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Cell and Gene Therapies: Challenges in Scale-up to Commercial Manufacturing

10 Dec 2020

Cell and Gene Therapy

The cellular therapy and gene therapy fields are undergoing very rapid growth. This includes a large and growing number of products in the development pipeline, and new products with significant sales, including blockbusters, now entering world markets. Billions are being invested in research and commercial development with markets in $10s of billions expected in the next 5-10 years. However, various major challenges, most associated with commercial manufacturing, need to be addressed for cellular and gene therapies to fully attain their potential. These findings have been confirmed by BioPlan Associates’ annual global survey of bioprocessing professionals (1). Note, gene therapy is often included with cellular therapies, since a large percentage of cellular therapies in development include genetic modification and also involve gene therapy, usually requiring separate manufacture of viral vectors.

Areas where cellular therapy manufacturing faces challenges:

  • Basic Approach: Most cellular therapies in active development are autologous, using the patient’s own cells. Manufacture of these products is done on a one-patient-product-at-a-time basis. This is obviously inefficient and costly; often with one patient’s product taking up a full cleanroom or biosafety cabinet for 1 or several weeks. Many products will remain such individually targeted and manufactured. But most innovators indicate they currently would seek to shift to allogeneic manufacturing, with cells cultured to produce multiple patient treatments. Most cellular therapies will seek an allogenic direction at some point.
  • Technology: Most cellular therapy manufacturing involves cell culture technology that has changed little in decades, requiring manual handling of cells at many stages, with negligible automation. Most cellular processing is performed in ‘open systems’ at much lower levels of sterility and aseptic fluid transfer compared to conventional ‘closed system’ bioprocessing using connected and sealed process lines. Gene therapies, particularly their core viral vector technologies, are in a much better position, with allogeneic viral vector-infected cell culture in bioreactors much the same as with conventional recombinant protein manufacture.
  • Scales: Even allogeneic cellular therapy manufacturing has its own limitations. Relatively large amounts of cells are generally needed for cellular therapies, with even allogeneic manufacturing having severe limits, such as at most 10s of patient treatments being cultured at a time even in if scaled-up to larger bioreactors. Similarly, large amounts of viral vectors are needed for gene therapies, with even their manufacture in >100 or 1000 L bioreactors often only producing enough for dozens of patients. Without major advances in technology, commercial cellular therapies manufacturing will generally involve scaling-out, running multiple process lines in parallel, rather than scaling-up with larger bioreactors and associated equipment.
  • Facilities: There already is a shortage of cellular and gene therapies manufacturing capacity, with needed process lines and facilities simply not existing (2,3). There is currently a significant shortage of relevant capacity, with 5x additional capacity needed (would be used if available), and this expected to worsen as more products advance in development and enter the market. The 17th annual BioPlan survey reported that 44% of respondents expect to increase their cellular/gene therapies manufacturing capacity by ≥100% over the next 5 years (see Fig. 1)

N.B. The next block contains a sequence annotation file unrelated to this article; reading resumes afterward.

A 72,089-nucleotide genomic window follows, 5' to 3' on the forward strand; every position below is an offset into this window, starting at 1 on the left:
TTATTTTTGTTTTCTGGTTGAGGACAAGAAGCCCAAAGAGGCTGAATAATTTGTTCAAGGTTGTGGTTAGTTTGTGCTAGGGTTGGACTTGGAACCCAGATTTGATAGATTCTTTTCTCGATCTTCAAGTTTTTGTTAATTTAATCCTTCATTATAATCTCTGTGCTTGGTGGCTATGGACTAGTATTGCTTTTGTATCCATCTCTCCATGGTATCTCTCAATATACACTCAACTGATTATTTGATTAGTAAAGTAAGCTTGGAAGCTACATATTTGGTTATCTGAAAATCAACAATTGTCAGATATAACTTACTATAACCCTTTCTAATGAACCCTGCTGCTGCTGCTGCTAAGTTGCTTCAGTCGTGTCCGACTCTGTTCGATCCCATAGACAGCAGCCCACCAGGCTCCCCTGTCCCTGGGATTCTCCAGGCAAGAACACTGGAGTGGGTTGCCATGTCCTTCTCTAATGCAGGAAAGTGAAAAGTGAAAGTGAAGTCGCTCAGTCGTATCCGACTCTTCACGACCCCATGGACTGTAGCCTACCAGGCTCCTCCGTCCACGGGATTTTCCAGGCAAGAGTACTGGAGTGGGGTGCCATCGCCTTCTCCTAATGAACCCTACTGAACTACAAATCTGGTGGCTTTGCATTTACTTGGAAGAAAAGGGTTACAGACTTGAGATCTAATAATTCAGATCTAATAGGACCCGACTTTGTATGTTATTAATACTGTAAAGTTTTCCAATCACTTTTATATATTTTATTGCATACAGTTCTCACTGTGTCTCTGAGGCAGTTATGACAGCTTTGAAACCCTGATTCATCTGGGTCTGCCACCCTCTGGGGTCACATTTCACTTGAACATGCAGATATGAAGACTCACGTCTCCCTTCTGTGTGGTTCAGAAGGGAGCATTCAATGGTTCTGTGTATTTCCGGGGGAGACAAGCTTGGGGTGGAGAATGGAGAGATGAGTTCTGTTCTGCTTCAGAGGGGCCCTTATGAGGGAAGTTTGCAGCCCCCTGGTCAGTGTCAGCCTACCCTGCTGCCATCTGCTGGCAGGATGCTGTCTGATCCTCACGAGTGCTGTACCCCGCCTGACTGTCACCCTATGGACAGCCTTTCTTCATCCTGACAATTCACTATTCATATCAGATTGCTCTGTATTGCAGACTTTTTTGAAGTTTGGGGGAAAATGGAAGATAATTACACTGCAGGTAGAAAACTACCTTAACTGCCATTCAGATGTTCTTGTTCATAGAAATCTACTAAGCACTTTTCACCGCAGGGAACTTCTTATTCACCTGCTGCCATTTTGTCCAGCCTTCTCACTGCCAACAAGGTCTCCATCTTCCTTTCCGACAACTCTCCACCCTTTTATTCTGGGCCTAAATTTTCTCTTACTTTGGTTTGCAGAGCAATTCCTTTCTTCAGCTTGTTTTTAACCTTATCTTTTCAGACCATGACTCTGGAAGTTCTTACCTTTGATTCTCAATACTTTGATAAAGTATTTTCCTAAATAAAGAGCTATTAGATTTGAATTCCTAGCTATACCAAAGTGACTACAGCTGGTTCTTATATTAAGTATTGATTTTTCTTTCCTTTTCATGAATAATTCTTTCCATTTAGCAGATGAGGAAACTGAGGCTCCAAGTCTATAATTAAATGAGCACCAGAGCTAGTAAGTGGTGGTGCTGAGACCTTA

BioPlan survey responses - Cell and Gene Therapy


Source:  17th Annual Report and Survey of Biopharmaceutical Manufacturing, BioPlan Associates, Inc. Rockville, MD April 2020

  • Staffing: Cellular therapies manufacturing is very labor-intensive, generally requiring highly trained and experienced staff. But there are dire shortages and problems hiring bioprocessing professionals, with those with cellular therapies experience even further limited. Our study shows hiring is already creating a serious set of bottlenecks, and this challenge will only increase in coming years, in nearly all areas of bioprocessing.
  • Competition: Cellular therapies must now deal with new competition for facilities, staff, etc., including $billions rather suddenly being invested in manufacturing of pandemic vaccine and therapeutics (4).

Despite its potential to dramatically improved healthcare, cellular therapies face a number of challenges in actually being manufactured and, related to this, being available and affordable. Over one-half (52.9%) of BioPlan survey respondents expect that in 5 years cellular/gene therapy manufacturing will have significant shortages of manufacturing capacity and bottlenecks.

By guest blogger
Ronald A. Rader
Senior director, Technical Research
BioPlan Associates, Inc. Rockville, MD USA
+1 301-921-5979

References cited:
1. Langer, E.S.., et al., BioPlan Associates, 17th Annual Report and Survey of Biopharmaceutical Capacity and Manufacturing, BioPlan Associates, April 2020, 528 pages (click here or see
2. Rader, R.A., et al., Top 1000 Global Biopharmaceutical Facilities Index,
3. Rader, R.A., Cellular and Gene Therapies Face a Manufacturing Capacity Crunch,” BioPharm Intl., Sept. 1 2020, p. 46-50
4. Rader, R.A., Langer, E.S. and Jhamb, K., COVID-19 Impact on Bioprocessing: Accelerating Trends and Long-term Impact of Novel Coronavirus-19 on Biomanufacturing and Bioprocess Supply Chains, White Paper, BioPlan Associates, 16 pages, July 2020 (


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